From Host to Participant

Allen is a wonderful soul. He rearranged his week so that I could leave for a few days and participate in another stock dog camp taking place in the next province.

Cajun and Gibson are here with me, and together we are enjoying the opportunity to work sheep in a new place. I wish BJ were along for the trip as well but logistics kept her at home with Allen.

Cajun is doing well here and we are continuing the work on our driving skills. Gibson is doing lovely work for a young dog and it is a pleasure to see that good work hold steady in a new place with new nervous feelings.

As I work my dogs in new surroundings and among strangers I am experiencing a new feeling. I am appreciating who my dogs are on a deeper, intuitive level. I have been able to catch and cease comparing them and I to anyone else. I feel very free and I am positive my dogs do to.

We have one more day to go and I am sad to see the short trip coming to an end. Having just finished with our own sheep camp it is a pleasure to sit at another one and enjoy the moments as they unfold.

On The Other Side of Sheep Camp

Five days ago we watched the yard fill with campers and company, and in the succeeding days we fell into the busy and focused rhythm of sheep camp.  Today we watched campers and company pull out of the yard and head home.

The place is very quiet.

Feeling the emptiness of a place after hosting company is always the most difficult part, particularly when the company was gathered for a strong, common interest in a shared passion. It always causes me to reflect on what just took place. And this year it was pretty remarkable.

Sheep camp was a great success. It was probably the best camp yet. The synergy amongst the group of people was strong, the learning was deep, the laughter was loud and the  support was always flowing. Given that events are only as successful as the people who gather and positively participate, and given the strong, favorable feedback and impatient  desire for camp next year, the group of people at sheep camp were remarkable. I can affirm that they were indeed. I still feel the aftertaste of awe.

It is depressing to feel the coming-down afterward and settle back into the routine of regular chores. It was a struggle to be alone to move the flock tonight, and to sort working sheep to send back out to pasture. However, I am soothed in knowing that because we are here living this life, raising sheep, using dogs, and doing such small regular chores is why sheep camp exists and what gives it its particular flavour.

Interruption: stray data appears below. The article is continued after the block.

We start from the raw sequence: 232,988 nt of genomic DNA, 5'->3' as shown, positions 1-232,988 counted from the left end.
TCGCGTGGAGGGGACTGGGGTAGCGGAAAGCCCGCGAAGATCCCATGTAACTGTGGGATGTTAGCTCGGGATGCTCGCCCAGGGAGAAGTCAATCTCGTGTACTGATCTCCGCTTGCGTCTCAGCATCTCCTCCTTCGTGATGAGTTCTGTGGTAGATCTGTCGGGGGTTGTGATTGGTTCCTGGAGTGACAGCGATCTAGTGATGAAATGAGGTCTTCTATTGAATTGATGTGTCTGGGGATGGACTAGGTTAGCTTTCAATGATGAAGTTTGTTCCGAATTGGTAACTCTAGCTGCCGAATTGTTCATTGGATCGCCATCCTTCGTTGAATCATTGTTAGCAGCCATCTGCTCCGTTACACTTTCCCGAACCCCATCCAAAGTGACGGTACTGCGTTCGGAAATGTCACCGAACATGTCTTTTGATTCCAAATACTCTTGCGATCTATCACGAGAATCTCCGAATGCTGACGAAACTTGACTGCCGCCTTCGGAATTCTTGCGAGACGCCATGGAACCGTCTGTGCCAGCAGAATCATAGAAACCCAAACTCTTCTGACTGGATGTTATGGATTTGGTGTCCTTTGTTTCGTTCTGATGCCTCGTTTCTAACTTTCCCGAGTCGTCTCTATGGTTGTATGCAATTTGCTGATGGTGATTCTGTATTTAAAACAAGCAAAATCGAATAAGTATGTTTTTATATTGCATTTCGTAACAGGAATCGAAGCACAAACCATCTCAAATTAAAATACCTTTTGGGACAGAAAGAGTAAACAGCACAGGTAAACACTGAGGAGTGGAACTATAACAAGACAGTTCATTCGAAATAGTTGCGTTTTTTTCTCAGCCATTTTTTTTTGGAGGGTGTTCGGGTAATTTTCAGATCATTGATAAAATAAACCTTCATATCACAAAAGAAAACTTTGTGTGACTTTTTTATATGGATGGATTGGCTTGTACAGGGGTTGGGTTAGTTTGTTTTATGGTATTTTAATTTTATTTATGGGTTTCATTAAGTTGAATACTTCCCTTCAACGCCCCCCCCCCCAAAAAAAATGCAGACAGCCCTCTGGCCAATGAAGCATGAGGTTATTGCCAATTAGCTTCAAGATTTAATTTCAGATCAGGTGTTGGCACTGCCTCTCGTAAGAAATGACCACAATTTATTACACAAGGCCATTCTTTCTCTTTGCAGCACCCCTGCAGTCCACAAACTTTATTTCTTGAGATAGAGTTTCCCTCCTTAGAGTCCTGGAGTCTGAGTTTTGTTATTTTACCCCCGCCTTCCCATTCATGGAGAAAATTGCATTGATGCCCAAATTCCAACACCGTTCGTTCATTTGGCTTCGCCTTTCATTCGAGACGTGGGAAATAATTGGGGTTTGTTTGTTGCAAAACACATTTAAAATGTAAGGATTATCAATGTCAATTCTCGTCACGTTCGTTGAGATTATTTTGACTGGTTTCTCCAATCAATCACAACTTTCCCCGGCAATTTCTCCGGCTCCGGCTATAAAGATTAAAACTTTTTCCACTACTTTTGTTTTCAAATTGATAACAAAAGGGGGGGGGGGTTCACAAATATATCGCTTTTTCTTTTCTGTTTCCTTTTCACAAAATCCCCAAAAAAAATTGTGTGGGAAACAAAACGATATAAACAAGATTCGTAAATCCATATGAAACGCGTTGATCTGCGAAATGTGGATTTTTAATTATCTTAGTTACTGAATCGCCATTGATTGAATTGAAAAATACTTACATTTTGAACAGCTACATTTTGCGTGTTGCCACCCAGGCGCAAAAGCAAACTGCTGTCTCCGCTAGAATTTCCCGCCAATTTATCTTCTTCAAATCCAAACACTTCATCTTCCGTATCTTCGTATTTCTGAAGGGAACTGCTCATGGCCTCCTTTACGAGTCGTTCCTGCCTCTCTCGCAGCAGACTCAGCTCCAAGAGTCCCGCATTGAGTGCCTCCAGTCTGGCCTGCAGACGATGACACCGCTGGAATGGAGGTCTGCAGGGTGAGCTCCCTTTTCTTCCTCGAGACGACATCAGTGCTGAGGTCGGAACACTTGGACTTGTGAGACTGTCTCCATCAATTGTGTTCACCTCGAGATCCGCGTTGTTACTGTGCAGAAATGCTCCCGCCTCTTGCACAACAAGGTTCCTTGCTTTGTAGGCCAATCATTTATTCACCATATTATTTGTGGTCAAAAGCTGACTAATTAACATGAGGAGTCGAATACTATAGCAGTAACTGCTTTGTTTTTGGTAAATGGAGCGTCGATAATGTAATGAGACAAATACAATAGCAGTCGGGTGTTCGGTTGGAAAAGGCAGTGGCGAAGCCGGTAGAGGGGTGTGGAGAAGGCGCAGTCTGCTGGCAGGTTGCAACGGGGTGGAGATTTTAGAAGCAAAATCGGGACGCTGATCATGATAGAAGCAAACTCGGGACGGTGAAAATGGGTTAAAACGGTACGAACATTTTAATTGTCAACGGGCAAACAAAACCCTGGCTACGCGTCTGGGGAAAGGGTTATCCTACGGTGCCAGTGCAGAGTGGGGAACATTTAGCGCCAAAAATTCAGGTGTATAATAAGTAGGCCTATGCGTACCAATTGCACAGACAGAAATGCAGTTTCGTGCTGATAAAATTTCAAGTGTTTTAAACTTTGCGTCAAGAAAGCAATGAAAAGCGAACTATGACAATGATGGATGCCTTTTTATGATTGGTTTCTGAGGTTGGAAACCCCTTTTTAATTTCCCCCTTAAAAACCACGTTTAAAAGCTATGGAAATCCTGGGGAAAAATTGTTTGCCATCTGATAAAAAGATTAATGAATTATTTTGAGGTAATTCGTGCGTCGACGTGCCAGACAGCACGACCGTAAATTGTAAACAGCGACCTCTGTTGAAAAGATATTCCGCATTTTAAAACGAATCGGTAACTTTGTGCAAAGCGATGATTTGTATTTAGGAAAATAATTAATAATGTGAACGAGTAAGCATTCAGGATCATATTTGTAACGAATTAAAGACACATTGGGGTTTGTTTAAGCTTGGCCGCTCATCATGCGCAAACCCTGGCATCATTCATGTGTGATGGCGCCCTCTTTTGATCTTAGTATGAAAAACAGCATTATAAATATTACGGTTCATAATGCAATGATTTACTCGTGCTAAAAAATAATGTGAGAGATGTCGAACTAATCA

I am so grateful to be a part of such a gathering, for ones like this one touch lives and set sparks. It certainly did just that for me.

In The Midst of Sheep Camp

Our first day of sheep camp has wrapped up.

We started the morning with some intro’s and discussion and then went right to work. As hosts, the first morning allows us to work out the kinks and remember what we forgot to do. Then the day settles into its flow, people pitch in, and everyone grows a bit more comfortable.

It was a good first day. New working pens are great, sheep worked well, many successes with the dogs and many affirmative nods of the head, and ‘ah, now I get it’ moments. I had a blast working Gibb this morning; he’s just so fluid right now and Cajun and I did some nice driving work, something that has been an uphill struggle for us.

We planned a potluck supper and oh-my-gosh, what a spread of food! We’ll eat off the leftovers for the next three nights!

The evening wrapped up with a bit of socializing and then pretty quickly people began to fade as the adrenaline of the first day wore down and a belly full of food sunk in. Myself included. Time for some shut eye. We'll be up early to sort sheep for day two.

Here We Go - Onto Sheep Camp

Our annual sheep-camp stock dog event starts on Thursday.

It’s a four day event for all breeds of stock dogs, instructed by two fabulous instructors.

It's fun times, good food and good conversation.

It's struggles and triumphs. 

It's three sheep work and large flock work. 

It’s my yearly dose of playing host and socializing with friends and strangers who are gathered because of a deep fondness of working dogs, no matter what size or color.

It will be a grand time.

If you’re in the area, feel free to stop by and join us for a bit.

Five dogs and Twenty One Chickens

It was a long moment of chaotic hilarity.

I walked out to give some fruit pieces to my small chicken flock, situated on the grass in an outdoor pen. Five stock dogs ran about as they often do when I’m out and about in the yard. The chicken waterer was empty so I retrieved it from inside the pen and let the pen door sit closed without latching it, after all I’d be right back with fresh water.  The dogs would have to pull the door outwards to open it, so no worries.

The hydrant was in front of the chicken coop, out of sight from the pen. I began filing the waterer and heard an awful chicken squawk. Rooster bothering a hen. Then another squawk, and another, then squawking to beat all heck. I ran back around the corner.

The pen door was swung inward; it takes a considerable pop to make it do so. There was a kelpie inside the pen with chickens, and two kelpies and two border collies running chickens around the outside of the pen. 

I uttered the first thing that came to mind. Well, okay the second thing.